Unsettling as it may be, every person is controlled by psychological effects. Some are common, while others are thankfully rare. Either way, many of these complex processes are strong enough to override logic and empathy.
There are deep roots to why sexists rarely change or certain strangers win trust more easily. As with all mental arenas, things can also get deliciously weird. Science has discovered that humans can psychologically hibernate, that a person’s dark side has a number, and that the trauma of Santa Claus destroys trust in parents.
Parents who use reverse psychology to make kids eat broccoli tap into an interesting psychological phenomenon. It is part of something called “reactance,” which is how easily someone reacts when they feel their freedom is threatened.
That, in a nutshell, is reverse psychology. You make someone think that something valuable is going to be taken away. In a kid’s eyes, broccoli is not valuable. Broccoli sucks. But the ability to choose is priceless. When a parent tells them not to eat the vegetable, choice is removed. That green horror suddenly looks a lot more alluring—eating it returns one’s ability to make choices.
Reverse psychology is not an ironclad form of manipulation. It depends on age and reactivity. Some kids will see right through their parents’ tactics. Others, mostly toddlers and teens, are reactive enough to get duped.
Agreeable adults with calm natures are less likely to be manipulated. Those who are fiery-tempered and emotional are more prone to fall prey to reverse psychology.
Leonardo da Vinci’s Mona Lisa hangs on a bare wall in the Louvre. One could be forgiven for thinking the iconic canvas needs more fanfare. However, there exists a reason for the minimalism.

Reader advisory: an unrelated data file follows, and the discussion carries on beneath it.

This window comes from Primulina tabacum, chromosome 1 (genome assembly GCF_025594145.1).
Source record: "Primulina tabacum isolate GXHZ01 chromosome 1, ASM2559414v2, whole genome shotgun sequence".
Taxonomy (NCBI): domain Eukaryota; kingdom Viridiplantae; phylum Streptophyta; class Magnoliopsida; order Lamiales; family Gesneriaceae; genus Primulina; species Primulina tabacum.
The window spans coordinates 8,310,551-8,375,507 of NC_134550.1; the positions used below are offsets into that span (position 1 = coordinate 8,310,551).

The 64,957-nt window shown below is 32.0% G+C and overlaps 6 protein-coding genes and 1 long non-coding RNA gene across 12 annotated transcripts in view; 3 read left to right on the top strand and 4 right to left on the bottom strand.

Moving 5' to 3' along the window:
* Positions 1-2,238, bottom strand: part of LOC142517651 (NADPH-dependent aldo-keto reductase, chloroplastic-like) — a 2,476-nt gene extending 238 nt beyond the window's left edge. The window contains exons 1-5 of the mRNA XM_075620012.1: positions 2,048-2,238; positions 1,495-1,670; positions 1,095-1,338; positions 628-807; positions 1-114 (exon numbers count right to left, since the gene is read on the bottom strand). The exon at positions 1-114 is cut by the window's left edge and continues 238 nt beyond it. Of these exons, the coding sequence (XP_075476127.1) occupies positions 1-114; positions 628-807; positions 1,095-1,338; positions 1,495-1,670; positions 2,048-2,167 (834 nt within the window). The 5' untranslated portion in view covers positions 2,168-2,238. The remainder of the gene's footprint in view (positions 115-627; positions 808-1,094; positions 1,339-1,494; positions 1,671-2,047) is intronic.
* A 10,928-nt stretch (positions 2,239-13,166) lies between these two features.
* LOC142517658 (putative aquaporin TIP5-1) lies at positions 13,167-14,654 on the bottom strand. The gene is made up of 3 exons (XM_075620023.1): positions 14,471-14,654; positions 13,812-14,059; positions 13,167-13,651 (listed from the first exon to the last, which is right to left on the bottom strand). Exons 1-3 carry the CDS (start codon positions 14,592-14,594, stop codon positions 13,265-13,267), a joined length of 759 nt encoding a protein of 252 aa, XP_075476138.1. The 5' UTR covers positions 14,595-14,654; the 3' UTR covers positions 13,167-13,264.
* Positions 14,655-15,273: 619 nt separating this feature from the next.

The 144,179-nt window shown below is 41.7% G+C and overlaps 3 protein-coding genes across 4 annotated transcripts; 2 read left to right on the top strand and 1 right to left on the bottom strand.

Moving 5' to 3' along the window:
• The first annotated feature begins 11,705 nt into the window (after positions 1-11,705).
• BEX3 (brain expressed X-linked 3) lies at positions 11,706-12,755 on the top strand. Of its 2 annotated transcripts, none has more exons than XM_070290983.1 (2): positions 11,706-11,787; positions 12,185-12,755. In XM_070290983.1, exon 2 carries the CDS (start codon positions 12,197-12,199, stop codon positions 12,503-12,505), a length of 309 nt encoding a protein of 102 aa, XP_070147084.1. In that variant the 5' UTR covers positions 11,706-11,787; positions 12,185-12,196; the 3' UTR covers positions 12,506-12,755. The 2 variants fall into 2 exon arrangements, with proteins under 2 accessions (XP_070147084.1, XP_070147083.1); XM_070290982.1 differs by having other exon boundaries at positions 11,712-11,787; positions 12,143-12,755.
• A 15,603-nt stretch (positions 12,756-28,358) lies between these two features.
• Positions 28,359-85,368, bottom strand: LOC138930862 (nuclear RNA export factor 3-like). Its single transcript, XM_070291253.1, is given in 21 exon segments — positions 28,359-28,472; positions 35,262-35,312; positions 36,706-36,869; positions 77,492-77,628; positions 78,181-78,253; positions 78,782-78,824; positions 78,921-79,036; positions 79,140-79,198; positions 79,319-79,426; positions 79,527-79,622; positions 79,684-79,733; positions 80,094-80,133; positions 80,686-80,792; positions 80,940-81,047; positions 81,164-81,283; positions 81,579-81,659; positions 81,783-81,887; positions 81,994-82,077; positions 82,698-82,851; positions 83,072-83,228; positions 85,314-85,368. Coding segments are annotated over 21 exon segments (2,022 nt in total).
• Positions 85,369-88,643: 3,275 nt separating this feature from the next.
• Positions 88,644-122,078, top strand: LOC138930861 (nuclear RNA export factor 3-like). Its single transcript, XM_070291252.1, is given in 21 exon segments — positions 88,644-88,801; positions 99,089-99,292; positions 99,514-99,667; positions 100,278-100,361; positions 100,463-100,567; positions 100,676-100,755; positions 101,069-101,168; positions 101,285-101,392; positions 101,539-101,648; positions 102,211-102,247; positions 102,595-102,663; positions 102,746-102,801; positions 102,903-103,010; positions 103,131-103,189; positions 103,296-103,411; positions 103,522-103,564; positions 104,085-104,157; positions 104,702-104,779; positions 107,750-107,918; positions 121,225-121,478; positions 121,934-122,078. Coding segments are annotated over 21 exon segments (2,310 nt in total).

Scientists are starting to understand something that art museums have understood for decades—distraction dulls one’s appreciation of beauty. As is sometimes the case, researchers arrived at a conclusion that ancient philosophers already expressed very well.
Immanuel Kant, an influential philosopher from Germany, once said that beauty is not a trademark of an object but rather subjective to the beholder. In other words, how many pleasing details the eye detects in a painting or another lovely item depends on how conscious the viewer’s thoughts are at that moment. Distraction blocks something in the mind, causing a person to see about 15 percent less beauty.
These days, strangers cannot be trusted on sight. However, a brain quirk works against the rules of safety.
In 2018, scientists found that people trust strangers faster when they resembled someone trustworthy from their past. Even if that “someone” was a beloved sitcom character. Similarly, a stranger resembling an abusive ex-husband or a movie gangster might struggle to win the trust of the wife who divorced her partner and was always creeped out by Al Capone.
Surprisingly, no dead ringers were required to trigger this nearly automatic effect. People judged strangers despite a minimal resemblance to good or bad past experiences. Researchers even discovered that study participants made these calls while unaware of the subtle links.
Volunteers were trained to mistrust certain “partners” on a screen who behaved selfishly during a money game. Even when the thieving characters were digitally morphed, participants subconsciously recognized them and made the choice to stay wary.
For some reason, this visual system has a bigger say than logic. The latter would dictate that there is no information available about the stranger to classify him as either good or bad.